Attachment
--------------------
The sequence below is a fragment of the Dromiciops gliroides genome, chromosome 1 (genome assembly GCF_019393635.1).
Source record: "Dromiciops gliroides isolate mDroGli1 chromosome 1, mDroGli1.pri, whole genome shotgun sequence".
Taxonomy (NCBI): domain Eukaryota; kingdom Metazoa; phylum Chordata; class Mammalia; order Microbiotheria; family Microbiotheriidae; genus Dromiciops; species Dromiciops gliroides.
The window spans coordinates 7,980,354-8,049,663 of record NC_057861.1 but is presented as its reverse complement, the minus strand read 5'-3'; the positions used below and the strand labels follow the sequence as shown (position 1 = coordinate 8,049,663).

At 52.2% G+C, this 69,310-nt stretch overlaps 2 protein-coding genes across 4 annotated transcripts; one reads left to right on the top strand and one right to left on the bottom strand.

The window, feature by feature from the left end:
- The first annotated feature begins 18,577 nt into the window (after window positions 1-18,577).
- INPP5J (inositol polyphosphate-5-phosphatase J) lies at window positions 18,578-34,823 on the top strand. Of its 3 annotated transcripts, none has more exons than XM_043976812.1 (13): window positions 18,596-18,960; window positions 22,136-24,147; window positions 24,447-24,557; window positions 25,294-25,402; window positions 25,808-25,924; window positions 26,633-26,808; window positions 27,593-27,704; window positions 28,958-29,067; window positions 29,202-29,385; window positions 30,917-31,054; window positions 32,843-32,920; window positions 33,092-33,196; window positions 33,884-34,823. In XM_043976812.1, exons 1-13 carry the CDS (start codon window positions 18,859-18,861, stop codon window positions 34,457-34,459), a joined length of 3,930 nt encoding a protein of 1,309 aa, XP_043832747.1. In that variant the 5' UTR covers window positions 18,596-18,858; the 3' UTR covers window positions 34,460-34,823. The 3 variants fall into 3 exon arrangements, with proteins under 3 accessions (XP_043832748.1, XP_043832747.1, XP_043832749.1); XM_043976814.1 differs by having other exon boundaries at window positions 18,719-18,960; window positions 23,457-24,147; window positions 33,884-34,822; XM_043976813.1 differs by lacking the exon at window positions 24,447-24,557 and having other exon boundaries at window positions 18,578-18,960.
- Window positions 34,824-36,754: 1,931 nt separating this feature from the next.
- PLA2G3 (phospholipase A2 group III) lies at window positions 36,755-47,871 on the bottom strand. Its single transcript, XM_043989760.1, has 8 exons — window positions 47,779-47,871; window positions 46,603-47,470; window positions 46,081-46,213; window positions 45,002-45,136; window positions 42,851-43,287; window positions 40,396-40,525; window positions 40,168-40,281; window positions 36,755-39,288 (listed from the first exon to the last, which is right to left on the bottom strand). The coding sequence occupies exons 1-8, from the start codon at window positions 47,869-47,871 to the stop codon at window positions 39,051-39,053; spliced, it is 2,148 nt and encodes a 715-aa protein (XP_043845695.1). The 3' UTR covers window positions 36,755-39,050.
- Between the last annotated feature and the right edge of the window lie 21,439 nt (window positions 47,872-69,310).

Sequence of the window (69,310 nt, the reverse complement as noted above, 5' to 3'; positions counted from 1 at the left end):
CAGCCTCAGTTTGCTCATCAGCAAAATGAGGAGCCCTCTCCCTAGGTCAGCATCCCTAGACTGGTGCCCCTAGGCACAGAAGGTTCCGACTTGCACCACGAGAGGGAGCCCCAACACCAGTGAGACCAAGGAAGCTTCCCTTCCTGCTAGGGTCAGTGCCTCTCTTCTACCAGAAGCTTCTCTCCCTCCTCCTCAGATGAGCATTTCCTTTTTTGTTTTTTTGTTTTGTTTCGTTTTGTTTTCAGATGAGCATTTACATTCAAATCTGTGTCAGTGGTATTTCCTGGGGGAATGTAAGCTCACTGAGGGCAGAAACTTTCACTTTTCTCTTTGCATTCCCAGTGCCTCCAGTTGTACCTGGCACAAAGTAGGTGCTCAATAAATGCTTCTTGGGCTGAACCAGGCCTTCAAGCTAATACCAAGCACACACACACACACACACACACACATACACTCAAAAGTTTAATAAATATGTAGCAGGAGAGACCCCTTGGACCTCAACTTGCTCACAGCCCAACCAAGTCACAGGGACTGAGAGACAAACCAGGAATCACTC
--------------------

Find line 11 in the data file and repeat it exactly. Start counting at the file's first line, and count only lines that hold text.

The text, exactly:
- Between the last annotated feature and the right edge of the window lie 21,439 nt (window positions 47,872-69,310).